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Language Development- The effects of environment

One of the best discussions of language, and how it is affected by the environment, comes from the Harvard Preschool Project, headed up for many years by Burton White. Two books produced by the project , creatively named Experience and environment, volume 1 and volume 2, are, in my opinion, classics and provide an excellent introduction to the topic of environmental effects. Another author who has contributed a great deal to what we know about home environment and language development is Bettye Caldwell, later joined by Robert Bradley, who created a measure called the Home Observation for Measurement of the Environment.

What is important in the environment to promote language development

1. Live language exposure is one of the most important factors in the development of language from birth to three. Children who developed relatively poorly, White found, were actually exposed to more total language, when he counted mechanical language, that is, conversations of characters on TV, songs on the radio, etc. 

Those educational products such as tapes which come with children's books, so they can follow along as a book is read, children's records and educational television are not nearly as valuable for children's language development, White found, as having an individual TALK TO A CHILD. Simple, huh? Cheap,too. Free, even. 

Common sense? Maybe not as common as you would think. Today, as every other day, Julia and I went on a walk. As every day, I talked to her about everything we passed,
"That's a wall, Julia, that's a painting on the wall.
That's a dog in the painting."
As every day, passersby looked at me as if I was nuts.

Oh, well.

Julia has a toy from the Teletubbies, a public television "educational" program for young children. Research suggests that she will benefit much more from Jennifer TALKING to her about the program and her toy than she will from watching the program itself.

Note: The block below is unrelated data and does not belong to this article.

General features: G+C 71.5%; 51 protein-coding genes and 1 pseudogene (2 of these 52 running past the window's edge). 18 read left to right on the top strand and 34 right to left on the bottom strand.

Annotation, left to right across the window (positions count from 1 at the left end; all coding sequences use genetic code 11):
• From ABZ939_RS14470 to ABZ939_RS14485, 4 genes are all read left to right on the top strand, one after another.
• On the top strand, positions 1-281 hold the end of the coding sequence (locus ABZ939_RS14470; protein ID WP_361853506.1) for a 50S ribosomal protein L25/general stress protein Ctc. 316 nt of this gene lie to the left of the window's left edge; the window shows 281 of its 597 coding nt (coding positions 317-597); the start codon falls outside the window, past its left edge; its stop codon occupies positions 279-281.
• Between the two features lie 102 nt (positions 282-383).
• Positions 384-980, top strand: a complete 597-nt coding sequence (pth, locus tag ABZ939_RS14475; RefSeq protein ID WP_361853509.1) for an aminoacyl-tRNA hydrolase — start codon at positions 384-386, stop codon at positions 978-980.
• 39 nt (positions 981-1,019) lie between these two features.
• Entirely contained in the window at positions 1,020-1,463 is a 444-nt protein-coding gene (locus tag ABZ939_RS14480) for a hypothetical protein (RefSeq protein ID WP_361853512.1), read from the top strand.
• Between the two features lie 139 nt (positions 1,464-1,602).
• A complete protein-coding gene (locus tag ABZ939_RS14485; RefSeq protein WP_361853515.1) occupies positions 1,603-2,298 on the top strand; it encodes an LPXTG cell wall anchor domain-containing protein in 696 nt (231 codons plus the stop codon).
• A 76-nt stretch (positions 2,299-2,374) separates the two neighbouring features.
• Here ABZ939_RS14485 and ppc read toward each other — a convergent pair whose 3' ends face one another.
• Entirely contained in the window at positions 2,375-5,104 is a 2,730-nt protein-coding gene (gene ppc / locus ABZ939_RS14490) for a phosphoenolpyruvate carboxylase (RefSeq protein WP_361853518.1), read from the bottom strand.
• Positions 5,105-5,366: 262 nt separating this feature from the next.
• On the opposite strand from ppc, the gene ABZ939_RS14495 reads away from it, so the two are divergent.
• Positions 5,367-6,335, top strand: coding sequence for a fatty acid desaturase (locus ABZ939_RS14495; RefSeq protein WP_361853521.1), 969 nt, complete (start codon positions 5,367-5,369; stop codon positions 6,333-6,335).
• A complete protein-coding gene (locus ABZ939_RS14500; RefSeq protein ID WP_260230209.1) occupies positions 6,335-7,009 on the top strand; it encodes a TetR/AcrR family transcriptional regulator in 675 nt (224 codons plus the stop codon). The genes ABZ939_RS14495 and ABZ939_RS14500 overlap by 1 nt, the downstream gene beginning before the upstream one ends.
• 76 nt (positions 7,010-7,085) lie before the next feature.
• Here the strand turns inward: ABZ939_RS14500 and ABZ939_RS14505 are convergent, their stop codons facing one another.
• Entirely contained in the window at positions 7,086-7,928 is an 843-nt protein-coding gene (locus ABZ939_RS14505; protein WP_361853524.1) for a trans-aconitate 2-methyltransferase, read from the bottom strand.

Children need to be SPOKEN to. Not only do they need to HEAR lots of live language but they also learn better if some of that language is directed at them. Here is Julia's dad talking to her about what is in the tank.

And here, is what she is looking at.According to Vygotsky, one of my all-time favorite guys in developmental psychology, children learn language best when the instruction is focused on whatever they are experiencing at the moment. "See the crabs, Julia"


#3. Variety in Daily experiences
Think for a second about what you have seen and heard of Julia in these last few pages. She has been to the aquarium. She has a sister to play with her Teletubbies toy with her. She goes on daily walks. Her mother talks to her. She has a mountain of bath toys.  People sing to her. Her father talks to her.

Now, think what you know about Piaget-- children learn through interaction with the environment. (To be fair, Vygotsky said the same thing). The more variety you have in your daily experiences as an infant, the more LANGUAGE you need. 

You (the student) probably don't know the word "caracole". That is what the half turn a horse and rider make in an equestrian pattern is called. Unless you compete in Olympic horseback (equestrian) events, you have probably never had the experience of seeing a caracole and it hasn't made any major impact on your life that your experience was limited and you didn't know that particular word. 

However, the MORE limited your experience is, the FEWER words you know. When Julia starts school, and there is a chapter in the reading book on aquariums, or rubber duckies, or computers or zoos or crabs or .... she will have an advantage in learning to read over other children who have not had those experiences. It all adds up.

Go to the next page (on infant social and emotional development)


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